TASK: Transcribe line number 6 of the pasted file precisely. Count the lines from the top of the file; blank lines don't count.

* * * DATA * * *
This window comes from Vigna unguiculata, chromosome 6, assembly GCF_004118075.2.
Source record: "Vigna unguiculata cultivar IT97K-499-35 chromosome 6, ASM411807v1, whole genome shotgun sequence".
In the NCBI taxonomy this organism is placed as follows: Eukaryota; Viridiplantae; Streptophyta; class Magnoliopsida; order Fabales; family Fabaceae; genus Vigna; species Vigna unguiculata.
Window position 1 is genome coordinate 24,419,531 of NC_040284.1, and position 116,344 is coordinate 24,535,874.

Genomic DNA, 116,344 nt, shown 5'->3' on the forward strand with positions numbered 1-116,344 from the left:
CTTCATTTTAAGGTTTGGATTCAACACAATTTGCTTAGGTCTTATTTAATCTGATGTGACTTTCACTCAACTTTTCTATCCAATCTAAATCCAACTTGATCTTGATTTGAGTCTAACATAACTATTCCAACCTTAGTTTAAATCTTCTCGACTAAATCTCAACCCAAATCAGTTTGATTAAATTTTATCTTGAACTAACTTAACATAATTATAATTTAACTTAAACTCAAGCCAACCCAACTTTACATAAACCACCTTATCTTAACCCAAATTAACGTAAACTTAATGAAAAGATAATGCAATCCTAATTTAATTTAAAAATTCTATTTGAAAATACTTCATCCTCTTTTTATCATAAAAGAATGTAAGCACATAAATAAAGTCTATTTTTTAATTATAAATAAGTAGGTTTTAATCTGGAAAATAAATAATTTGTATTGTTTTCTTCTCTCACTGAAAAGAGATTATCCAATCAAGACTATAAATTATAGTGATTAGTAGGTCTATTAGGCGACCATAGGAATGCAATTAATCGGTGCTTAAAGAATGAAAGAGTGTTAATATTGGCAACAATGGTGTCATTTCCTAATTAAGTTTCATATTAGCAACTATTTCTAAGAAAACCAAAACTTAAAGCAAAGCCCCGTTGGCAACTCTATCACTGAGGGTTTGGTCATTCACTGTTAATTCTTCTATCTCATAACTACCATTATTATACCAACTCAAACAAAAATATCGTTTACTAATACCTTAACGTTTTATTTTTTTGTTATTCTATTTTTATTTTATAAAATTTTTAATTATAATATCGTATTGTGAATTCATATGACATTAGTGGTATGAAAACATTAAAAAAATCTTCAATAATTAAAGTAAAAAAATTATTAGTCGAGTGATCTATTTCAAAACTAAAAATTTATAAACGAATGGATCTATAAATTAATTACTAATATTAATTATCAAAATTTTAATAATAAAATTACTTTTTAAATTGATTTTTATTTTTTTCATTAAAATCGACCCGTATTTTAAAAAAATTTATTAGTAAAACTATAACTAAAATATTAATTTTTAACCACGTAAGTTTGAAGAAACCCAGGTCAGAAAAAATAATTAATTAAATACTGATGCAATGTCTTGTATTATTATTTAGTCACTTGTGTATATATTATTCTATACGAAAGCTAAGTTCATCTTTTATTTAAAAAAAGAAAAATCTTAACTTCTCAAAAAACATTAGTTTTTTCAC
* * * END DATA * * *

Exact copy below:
CTTCATTTTAAGGTTTGGATTCAACACAATTTGCTTAGGTCTTATTTAATCTGATGTGACTTTCACTCAACTTTTCTATCCAATCTAAATCCAACTTGATCTTGATTTGAGTCTAACATAACTATTCCAACCTTAGTTTAAATCTTCTCGACTAAATCTCAACCCAAATCAGTTTGATTAAATTTTATCTTGAACTAACTTAACATAATTATAATTTAACTTAAACTCAAGCCAACCCAACTTTACATAAACCACCTTATCTTAACCCAAATTAACGTAAACTTAATGAAAAGATAATGCAATCCTAATTTAATTTAAAAATTCTATTTGAAAATACTTCATCCTCTTTTTATCATAAAAGAATGTAAGCACATAAATAAAGTCTATTTTTTAATTATAAATAAGTAGGTTTTAATCTGGAAAATAAATAATTTGTATTGTTTTCTTCTCTCACTGAAAAGAGATTATCCAATCAAGACTATAAATTATAGTGATTAGTAGGTCTATTAGGCGACCATAGGAATGCAATTAATCGGTGCTTAAAGAATGAAAGAGTGTTAATATTGGCAACAATGGTGTCATTTCCTAATTAAGTTTCATATTAGCAACTATTTCTAAGAAAACCAAAACTTAAAGCAAAGCCCCGTTGGCAACTCTATCACTGAGGGTTTGGTCATTCACTGTTAATTCTTCTATCTCATAACTACCATTATTATACCAACTCAAACAAAAATATCGTTTACTAATACCTTAACGTTTTATTTTTTTGTTATTCTATTTTTATTTTATAAAATTTTTAATTATAATATCGTATTGTGAATTCATATGACATTAGTGGTATGAAAACATTAAAAAAATCTTCAATAATTAAAGTAAAAAAATTATTAGTCGAGTGATCTATTTCAAAACTAAAAATTTATAAACGAATGGATCTATAAATTAATTACTAATATTAATTATCAAAATTTTAATAATAAAATTACTTTTTAAATTGATTTTTATTTTTTTCATTAAAATCGACCCGTATTTTAAAAAAATTTATTAGTAAAACTATAACTAAAATATTAATTTTTAACCACGTAAGTTTGAAGAAACCCAGGTCAGAAAAAATAATTAATTAAATACTGATGCAATGTCTTGTATTATTATTTAGTCACTTGTGTATATATTATTCTATACGAAAGCTAAGTTCATCTTTTATTTAAAAAAAGAAAAATCTTAACTTCTCAAAAAACATTAGTTTTTTCAC